This coming weekend is Pleasant Valley Days in Young, Ariz. It’s a great opportunity to learn about and experience the history of this nearby area.
When people think of Young, Ariz., their first thought is not of its beautiful ranges, but of a range war that engulfed the entire region. Here’s a look at the Pleasant Valley War and the summer of 1887.
While Young is 52 miles from Payson via today’s roads, it’s just 26 miles as the crow flies. Gisela, south of Payson, is even closer. This is why the Payson area was impacted by the Pleasant Valley War in a time when horseback was the standard mode of travel.
The Pleasant Valley War was a blood feud between the Graham and Tewksbury families. Many people involved, including an area vigilante committee. Different causes have been argued through the years. Some believe it was a sheepmen-cattlemen war and others a case of honest men versus rustlers. Certain things are clear though: one, there was a whole lot of cattle and horse stealing going on, and two, the war was very bloody. Here’s a sampling of newspaper clippings from 1887 as the war heated up.
“Two men went over into the Navajo country and stole 103 head of horses, belonging mainly to Indians. Some of them were the property of ex-sheriff Hubbell. They made no attempt at concealment, but drove them in broad day across the country and up in the Mogollon mountains. The Indians followed in a day or two, accompanied by Mr. Hubbell and a constable. The trail led to Canon creek, just over the rim of the Tonto Basin…” - St. John’s Herald, April 7, 1887
“We do not doubt but they have confederates in this county. From all we can learn there is a chain of them and they pass horses both ways. We suspect if they were followed up closely from Tonto Basin, it would be found they were driven to New Mexico by the way of Canyon Creek, and if the trails of those stolen from the western portion of this county were followed, it would be found they were driven south by way of Tonto Basin. When will the people have energy, vim and determination sufficient to break up this gang? The existence of such a gang for such a length of time, when their rendezvous is so well known, is a burning shame and disgrace to our people.” - St. John’s Herald, May 26, 1887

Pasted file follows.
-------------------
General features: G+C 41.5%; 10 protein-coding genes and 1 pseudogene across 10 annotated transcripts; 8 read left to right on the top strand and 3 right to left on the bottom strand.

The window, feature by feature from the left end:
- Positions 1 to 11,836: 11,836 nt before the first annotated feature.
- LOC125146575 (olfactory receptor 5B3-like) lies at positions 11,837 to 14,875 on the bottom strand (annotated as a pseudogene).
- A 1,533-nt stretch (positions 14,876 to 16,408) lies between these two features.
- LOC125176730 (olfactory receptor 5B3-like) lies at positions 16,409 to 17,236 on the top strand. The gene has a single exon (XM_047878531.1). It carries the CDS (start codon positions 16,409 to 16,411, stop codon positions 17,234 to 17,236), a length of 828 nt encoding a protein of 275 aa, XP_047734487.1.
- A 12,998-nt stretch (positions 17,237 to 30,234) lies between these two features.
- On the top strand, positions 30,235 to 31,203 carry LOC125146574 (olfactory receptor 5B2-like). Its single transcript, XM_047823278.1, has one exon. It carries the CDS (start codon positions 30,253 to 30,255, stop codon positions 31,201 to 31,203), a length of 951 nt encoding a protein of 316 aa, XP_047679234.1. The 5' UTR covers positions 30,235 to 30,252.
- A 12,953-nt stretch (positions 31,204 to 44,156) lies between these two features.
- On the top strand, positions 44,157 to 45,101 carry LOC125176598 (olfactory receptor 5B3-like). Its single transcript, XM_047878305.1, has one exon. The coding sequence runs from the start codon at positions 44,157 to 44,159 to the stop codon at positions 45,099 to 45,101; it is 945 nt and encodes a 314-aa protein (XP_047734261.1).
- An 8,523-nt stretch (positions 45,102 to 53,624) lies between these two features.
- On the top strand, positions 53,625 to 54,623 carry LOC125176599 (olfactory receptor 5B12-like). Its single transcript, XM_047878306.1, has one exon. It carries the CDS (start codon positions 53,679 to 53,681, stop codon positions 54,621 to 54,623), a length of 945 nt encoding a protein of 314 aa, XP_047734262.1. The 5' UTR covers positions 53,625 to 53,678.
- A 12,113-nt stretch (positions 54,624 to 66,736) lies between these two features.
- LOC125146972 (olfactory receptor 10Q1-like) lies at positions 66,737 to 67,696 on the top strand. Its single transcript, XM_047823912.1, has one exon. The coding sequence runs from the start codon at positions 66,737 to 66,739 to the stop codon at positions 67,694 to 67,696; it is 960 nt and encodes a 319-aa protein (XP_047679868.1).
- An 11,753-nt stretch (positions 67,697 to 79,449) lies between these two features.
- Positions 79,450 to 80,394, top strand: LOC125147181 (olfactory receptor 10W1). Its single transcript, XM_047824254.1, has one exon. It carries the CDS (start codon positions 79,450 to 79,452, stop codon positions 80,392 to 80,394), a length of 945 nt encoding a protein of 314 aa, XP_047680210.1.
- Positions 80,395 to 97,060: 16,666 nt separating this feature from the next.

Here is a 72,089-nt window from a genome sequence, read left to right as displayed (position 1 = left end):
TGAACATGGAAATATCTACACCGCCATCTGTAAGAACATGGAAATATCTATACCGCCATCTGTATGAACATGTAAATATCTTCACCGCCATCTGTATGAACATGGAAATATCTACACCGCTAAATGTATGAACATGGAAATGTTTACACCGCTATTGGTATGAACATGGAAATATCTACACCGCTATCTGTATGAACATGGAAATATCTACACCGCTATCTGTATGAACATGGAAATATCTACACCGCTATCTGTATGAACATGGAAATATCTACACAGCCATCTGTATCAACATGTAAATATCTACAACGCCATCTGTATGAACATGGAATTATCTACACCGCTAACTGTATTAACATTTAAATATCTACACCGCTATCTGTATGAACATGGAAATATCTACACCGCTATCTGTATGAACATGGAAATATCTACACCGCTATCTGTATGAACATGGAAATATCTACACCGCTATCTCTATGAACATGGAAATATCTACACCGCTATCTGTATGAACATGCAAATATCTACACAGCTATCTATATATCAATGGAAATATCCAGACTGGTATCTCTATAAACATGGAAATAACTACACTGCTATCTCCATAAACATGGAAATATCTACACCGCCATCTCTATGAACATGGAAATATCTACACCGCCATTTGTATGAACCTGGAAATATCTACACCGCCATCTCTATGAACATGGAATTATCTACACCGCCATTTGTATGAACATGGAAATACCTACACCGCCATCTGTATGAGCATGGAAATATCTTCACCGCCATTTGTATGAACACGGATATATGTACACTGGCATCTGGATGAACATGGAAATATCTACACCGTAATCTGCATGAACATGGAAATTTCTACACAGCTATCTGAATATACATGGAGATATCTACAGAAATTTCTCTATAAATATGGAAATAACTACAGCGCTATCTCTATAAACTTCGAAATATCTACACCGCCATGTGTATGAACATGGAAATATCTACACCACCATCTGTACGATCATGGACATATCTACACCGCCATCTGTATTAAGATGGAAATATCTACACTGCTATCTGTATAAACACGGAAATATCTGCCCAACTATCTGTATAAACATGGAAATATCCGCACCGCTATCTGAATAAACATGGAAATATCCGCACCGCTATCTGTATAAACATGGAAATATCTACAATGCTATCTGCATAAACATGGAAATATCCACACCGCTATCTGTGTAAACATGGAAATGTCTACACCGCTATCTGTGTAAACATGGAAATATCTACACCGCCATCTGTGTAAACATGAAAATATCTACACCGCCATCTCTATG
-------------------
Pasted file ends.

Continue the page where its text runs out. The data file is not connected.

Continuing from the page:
By the time June arrived in 1887, horse and cattle thievery was happening so much that it was creating a stir throughout a number of counties. The pot was coming to a boil and it was just a matter of time before a full out war commenced. Sure enough, in August that’s exactly what occurred, as these headlines and clips show.
“Three Men and Three Horses Shot Down In a Fight at Tonto Basin.” Arizona Champion, August 13, 1887
More Killing in Tonto Basin Apache Critic, August 20, 1887.
Reports of killings still continue to pour in from the Tonto Basin country. It is said that the arms and ammunition to carry on the war are being furnished by some interested parties living at Flagstaff. - Apache Critic, August 27, 1887
More Killing in Tonto Basin
John Graham Shot Down. Ed Tewksbury Killed by Sheriff Mulvenon while resisting arrest - Apache Critic, August 27, 1887
Sheriff Owens Kills Andy Cooper and his Brother, and Wounds Two Other Men - Apache Critic, September 10, 1887
Return of the Deputy Sheriffs. – The Stories Concerning the Killing of Mulvenon False. – A Bloodless and Futile Pursuit of the Rustlers. - Arizona Champion, September 13, 1887
The remains of old man Blevins have been found in the brush at Pleasant Valley. - Arizona Champion, September 24, 1887
Lastly, there is the climactic battle of 1887. The exact details of which have been debated since.
Reports from Pleasant Valley, the first of the week, state that a fight occurred on the 18th last between the Tewksbury and Graham factions in which Joseph Killingswood and a man named Middleton were killed and Thomas Graham wounded, all said to be members of the Graham party.
A report of another killing, in which the officers of the law took part, was received here Monday, which in substance is about as follows: On Thursday last at Perkins store, Pleasant Valley, Sheriff Mulvenon and posse of fourteen men in attempting to arrest John Graham and Charles Blevins were met with resistance by the outlaws, who attempted to make a running fight, but before they could discharge their weapons were shot down by the sheriff and his posse. Blevins was killed instantly and Graham lived but two hours - Apache Critic, October 1, 1887
After that, things calmed down somewhat. There was still some killing going on but it was done more quietly and was not on the scale of that summer of 1887. Many people were arrested and trials occurred. However, that was not the end of the blood feud. In 1892 Tom Graham was gunned down in Tempe, allegedly by Ed Tewksbury, who was tried twice but never convicted.
The war became the stuff of legend. Zane Grey wrote a fictional account, To the Last Man, during the 1920s. Many other books have been written about the war with “facts” still being debated to this day.